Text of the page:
A square rooted slice of Detroit-style pizza from Carleton.
In high school, I had a very wise history teacher whose motto was that the best way to win a debate was to be able to make the argument for the other side better than your debate opponent. So, I decided to challenge myself. Can I make a case that Miguel Cabrera deserves the American League MVP over Mike Trout using sabermetrics?
...The problem is that in order to make the case that Mike Trout wasn’t quite as good as Cabrera, I had to completely bury my head in the sand on Mike Trout’s defense. (I also had to cherry pick where I made my adjustments to their respective values.)
And that seems to be the crux of the debate. The only universe in which Miguel Cabrera wins the AL MVP is one in which baserunning and defense have no value. In order to swallow my own argument, I have to believe that Mike Trout either is a merely pedestrian center fielder, or I have to assume that there is precious little difference between outfielders in their ability to play defense. Oddly enough, this sabermetrician now encourages people to watch an Angels game or two.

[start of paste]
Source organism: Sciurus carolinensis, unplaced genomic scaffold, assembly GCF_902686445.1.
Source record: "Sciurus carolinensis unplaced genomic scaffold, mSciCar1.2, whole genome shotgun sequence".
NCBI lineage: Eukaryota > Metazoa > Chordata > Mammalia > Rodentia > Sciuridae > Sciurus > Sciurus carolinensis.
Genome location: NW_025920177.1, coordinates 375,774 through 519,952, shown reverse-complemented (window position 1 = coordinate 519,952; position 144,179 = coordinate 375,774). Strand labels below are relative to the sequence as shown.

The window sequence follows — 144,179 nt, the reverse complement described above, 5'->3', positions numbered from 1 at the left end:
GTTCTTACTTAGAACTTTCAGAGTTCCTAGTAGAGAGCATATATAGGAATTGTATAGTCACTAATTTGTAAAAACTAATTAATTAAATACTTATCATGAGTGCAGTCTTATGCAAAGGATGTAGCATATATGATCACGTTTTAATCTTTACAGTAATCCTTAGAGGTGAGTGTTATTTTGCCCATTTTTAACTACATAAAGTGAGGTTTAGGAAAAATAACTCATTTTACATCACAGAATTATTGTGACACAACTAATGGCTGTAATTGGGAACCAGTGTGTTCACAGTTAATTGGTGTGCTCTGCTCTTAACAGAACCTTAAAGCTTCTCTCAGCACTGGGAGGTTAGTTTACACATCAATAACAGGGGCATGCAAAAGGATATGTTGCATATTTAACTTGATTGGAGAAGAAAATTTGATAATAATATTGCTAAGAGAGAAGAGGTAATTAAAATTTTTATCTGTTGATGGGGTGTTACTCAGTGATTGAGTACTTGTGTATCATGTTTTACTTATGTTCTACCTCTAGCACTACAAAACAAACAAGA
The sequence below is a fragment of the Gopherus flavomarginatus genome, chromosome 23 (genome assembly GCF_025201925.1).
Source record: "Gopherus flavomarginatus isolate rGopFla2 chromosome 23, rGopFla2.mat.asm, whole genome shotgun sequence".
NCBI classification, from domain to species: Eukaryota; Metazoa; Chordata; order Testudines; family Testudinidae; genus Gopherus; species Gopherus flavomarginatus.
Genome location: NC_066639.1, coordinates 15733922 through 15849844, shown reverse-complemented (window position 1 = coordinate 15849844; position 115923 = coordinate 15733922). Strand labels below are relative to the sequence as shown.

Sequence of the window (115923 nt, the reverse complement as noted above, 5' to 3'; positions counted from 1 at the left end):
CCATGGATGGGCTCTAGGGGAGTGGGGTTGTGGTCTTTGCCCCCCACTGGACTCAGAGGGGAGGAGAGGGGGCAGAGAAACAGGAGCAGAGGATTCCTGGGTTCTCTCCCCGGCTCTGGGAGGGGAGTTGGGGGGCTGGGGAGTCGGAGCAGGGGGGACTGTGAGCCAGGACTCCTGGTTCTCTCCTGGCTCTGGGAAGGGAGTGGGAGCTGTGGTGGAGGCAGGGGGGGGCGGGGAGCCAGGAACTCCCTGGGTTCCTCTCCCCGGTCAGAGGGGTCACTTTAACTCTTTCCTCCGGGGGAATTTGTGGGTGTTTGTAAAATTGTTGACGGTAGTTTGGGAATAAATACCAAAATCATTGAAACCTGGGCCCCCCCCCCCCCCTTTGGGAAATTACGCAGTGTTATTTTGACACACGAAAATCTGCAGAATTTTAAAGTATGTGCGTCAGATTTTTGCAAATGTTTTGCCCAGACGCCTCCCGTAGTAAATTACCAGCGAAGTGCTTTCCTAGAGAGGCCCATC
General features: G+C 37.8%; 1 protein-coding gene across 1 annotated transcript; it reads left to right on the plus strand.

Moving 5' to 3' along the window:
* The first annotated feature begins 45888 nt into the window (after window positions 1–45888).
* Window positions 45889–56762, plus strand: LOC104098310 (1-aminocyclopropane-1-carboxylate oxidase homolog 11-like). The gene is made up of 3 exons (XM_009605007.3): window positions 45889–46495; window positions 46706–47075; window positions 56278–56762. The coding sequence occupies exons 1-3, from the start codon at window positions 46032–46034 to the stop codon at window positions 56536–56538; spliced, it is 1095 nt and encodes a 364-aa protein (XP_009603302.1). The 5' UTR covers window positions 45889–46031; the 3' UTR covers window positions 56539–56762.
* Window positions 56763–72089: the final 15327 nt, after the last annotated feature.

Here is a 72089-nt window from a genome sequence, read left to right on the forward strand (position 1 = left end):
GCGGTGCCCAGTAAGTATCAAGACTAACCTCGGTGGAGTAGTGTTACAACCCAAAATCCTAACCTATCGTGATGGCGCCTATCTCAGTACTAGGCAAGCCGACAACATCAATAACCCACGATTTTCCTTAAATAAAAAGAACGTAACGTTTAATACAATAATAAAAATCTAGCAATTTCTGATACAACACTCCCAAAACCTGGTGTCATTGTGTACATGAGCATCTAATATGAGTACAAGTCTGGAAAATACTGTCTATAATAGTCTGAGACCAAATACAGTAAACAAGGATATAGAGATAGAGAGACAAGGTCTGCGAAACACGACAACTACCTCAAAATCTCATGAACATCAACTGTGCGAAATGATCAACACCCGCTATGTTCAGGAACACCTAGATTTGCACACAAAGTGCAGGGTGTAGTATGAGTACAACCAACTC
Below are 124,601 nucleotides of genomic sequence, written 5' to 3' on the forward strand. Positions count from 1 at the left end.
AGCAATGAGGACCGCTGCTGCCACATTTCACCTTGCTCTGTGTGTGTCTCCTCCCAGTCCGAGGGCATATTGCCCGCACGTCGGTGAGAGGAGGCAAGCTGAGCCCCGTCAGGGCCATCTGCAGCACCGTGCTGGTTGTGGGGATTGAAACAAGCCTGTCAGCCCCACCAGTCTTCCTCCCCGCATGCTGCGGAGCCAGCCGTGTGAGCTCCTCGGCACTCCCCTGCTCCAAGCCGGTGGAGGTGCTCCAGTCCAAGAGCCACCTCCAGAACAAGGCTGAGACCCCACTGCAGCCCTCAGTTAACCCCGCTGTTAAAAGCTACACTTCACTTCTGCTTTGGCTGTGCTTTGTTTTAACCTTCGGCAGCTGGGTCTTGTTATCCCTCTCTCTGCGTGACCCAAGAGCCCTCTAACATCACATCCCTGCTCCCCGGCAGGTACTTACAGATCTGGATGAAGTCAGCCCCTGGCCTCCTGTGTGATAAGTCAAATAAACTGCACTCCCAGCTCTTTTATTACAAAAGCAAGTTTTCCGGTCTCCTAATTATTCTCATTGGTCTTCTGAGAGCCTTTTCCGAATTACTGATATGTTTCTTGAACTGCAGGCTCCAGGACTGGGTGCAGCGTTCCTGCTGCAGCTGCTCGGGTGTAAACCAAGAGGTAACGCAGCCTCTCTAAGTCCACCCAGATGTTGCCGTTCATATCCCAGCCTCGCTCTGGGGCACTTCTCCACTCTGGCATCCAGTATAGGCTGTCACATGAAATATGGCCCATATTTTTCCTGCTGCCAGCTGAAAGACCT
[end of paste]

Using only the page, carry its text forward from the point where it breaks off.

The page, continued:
There’s a deficit of language in how to express that a player is good at playing defense. I can rattle off stats both flawed (*cough* batting average *cough*) and advanced that describe offense. Personally, I think most of it goes back to playground days where defense was the boring part, but that’s another article. As a sabermetrician, what I worry about is that when I come to a deficit of language, I will act like, well, an American, and just yell louder. But what I have to realize is that my own language is not very coherent, and even if it were, I’d still need to teach people how to speak it.
Miguel Cabrera might win the AL MVP when the ballots are counted, even though Mike Trout was the better player. And the sun will rise the next day.